Saturday, January 29, 2011

Menan Buttes: Lasting Treasures

As you pass over the Snake River Bridge which divides Madison County from Jefferson County, you can see to the west the Menan Buttes, two ancient volcanoes sticking right up in the middle of prime farming country.

As a kid growing up in Menan, I remember my dad telling me stories about the Buttes. One told an outlaw who robbed the Menan bank and hid loot somewhere on one of the Buttes. People came from around the country and tried to find the money, but all they found were jackrabbits, acres and acres of sagebrush full of ticks, and a few rattlesnakes–certainly not the riches they were seeking.

I never found the robbers’s buried riches either, but I discovered a more lasting treasure. A friend and I were tired of taking dates to the movies, so we decided to try something different–a hike up to the north butte in the dark without flashlights. We called a couple of girls (I won’t mention their names, but you know who you are) and told them we had a spectacular date all planned for them. All they had to bring were some hiking shoes and warm coats.

We picked them up, drove down the Substation Road across the Snake River, and headed down the bumpy road to the Menan Buttes. After we dodged “washboards” for about a mile, we four-wheeled it halfway up the north butte and stopped. We made sure the parking brake was one, and I stuffed a huge lava rock in front of each tire. I didn’t want to walk back home and have to tell my dad about a smashed vehicle.

Although the moon beamed down like a searchlight, the girls wanted to know if we had brought flashlights. Of course, we had, but we told them we were going to climb up the north butte using the moon’s rays as our lantern and drink the hot chocolate we had brought in a giant thermos.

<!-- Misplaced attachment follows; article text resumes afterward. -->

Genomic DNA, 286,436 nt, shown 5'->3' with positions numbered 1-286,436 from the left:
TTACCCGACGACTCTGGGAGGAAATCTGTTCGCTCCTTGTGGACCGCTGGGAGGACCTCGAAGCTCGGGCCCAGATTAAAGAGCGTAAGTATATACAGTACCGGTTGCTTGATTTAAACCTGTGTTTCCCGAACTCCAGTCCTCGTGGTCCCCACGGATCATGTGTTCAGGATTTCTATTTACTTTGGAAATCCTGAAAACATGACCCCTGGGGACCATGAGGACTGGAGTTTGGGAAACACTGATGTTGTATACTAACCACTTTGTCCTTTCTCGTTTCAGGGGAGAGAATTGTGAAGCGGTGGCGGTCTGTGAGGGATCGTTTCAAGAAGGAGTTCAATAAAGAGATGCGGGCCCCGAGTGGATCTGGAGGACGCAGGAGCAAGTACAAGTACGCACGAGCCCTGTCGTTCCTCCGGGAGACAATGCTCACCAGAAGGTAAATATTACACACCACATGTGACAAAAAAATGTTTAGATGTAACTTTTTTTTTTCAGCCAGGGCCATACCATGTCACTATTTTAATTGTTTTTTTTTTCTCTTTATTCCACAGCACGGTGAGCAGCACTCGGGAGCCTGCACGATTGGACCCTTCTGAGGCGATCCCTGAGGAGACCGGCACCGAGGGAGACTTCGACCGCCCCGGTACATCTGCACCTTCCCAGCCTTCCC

It took us about half an hour to reach the top. We walked around the rim to Red Rock and sat down. What a view! Luckily, the wind wasn’t blowing as hard as my dad said it would. The stars sat so low it seemed we could reach out and touch them.
While we talked and laughed about walking though the dark and drinking hot chocolate from half-smashed cups, we surveyed the valley.

Rexburg looked like a giant runway of lights. Menan’s lights twinkled in a dozen spots in the valley. All around us farm lights shimmered in the darkness like tiny fireflies. Even the lights of Rigby and Idaho Falls to south lighted up the sky.
Just across the river, Gunderson’s dogs yipped, and their Holstein cows mooed. A cock pheasant called out from somewhere down by Miller’s slough.

Soon it was quiet. Our laughter and lightness had dissipated somewhere, and we talked about ourselves and the problems we probably would be facing.

I was ironic that on top of Red Rock overlooking our little world and sipping hot chocolate, we matured, while the wind stirred up bits of red dust and carried them down into the crater.

As we climbed down, we felt a new sense of who we were--or at least I did. We had seen our little world, even though it only spread at that time from Rexburg to Idaho Falls. But we were part of it.

Although it had been thousands of years since the Menan Buttes had spewed their last river of smothering lava, that night they came alive for us for about an hour or so. Instead of suffocating ash, they sprinkled us with a new vision, so we could see beyond to the next horizon.

Now, as I pass by the Buttes, I feel that meandering Snake River somehow feeds them through an underground tunnel, keeping their roots alive, so the old volcanoes can sit there, century after century, like giant medicine men, waiting for their followers to gather on their rims and partake of their secrets.

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